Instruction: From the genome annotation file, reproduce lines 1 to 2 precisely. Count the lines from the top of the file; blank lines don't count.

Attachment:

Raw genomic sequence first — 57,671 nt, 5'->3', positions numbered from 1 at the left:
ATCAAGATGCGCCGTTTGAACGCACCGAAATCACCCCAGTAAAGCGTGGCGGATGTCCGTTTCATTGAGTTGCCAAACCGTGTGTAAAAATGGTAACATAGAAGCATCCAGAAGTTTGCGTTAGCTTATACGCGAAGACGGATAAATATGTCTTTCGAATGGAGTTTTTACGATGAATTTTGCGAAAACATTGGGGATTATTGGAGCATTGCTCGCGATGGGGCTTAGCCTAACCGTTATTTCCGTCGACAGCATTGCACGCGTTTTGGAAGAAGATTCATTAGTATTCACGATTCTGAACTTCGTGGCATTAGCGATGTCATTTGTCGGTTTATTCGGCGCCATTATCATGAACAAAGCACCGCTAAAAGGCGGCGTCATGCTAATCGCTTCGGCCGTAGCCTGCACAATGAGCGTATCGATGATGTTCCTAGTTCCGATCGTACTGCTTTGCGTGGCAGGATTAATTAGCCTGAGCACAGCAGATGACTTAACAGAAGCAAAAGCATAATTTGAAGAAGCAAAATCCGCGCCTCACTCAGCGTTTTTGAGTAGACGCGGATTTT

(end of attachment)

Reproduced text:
Raw genomic sequence first — 57,671 nt, 5'->3', positions numbered from 1 at the left:
ATCAAGATGCGCCGTTTGAACGCACCGAAATCACCCCAGTAAAGCGTGGCGGATGTCCGTTTCATTGAGTTGCCAAACCGTGTGTAAAAATGGTAACATAGAAGCATCCAGAAGTTTGCGTTAGCTTATACGCGAAGACGGATAAATATGTCTTTCGAATGGAGTTTTTACGATGAATTTTGCGAAAACATTGGGGATTATTGGAGCATTGCTCGCGATGGGGCTTAGCCTAACCGTTATTTCCGTCGACAGCATTGCACGCGTTTTGGAAGAAGATTCATTAGTATTCACGATTCTGAACTTCGTGGCATTAGCGATGTCATTTGTCGGTTTATTCGGCGCCATTATCATGAACAAAGCACCGCTAAAAGGCGGCGTCATGCTAATCGCTTCGGCCGTAGCCTGCACAATGAGCGTATCGATGATGTTCCTAGTTCCGATCGTACTGCTTTGCGTGGCAGGATTAATTAGCCTGAGCACAGCAGATGACTTAACAGAAGCAAAAGCATAATTTGAAGAAGCAAAATCCGCGCCTCACTCAGCGTTTTTGAGTAGACGCGGATTTT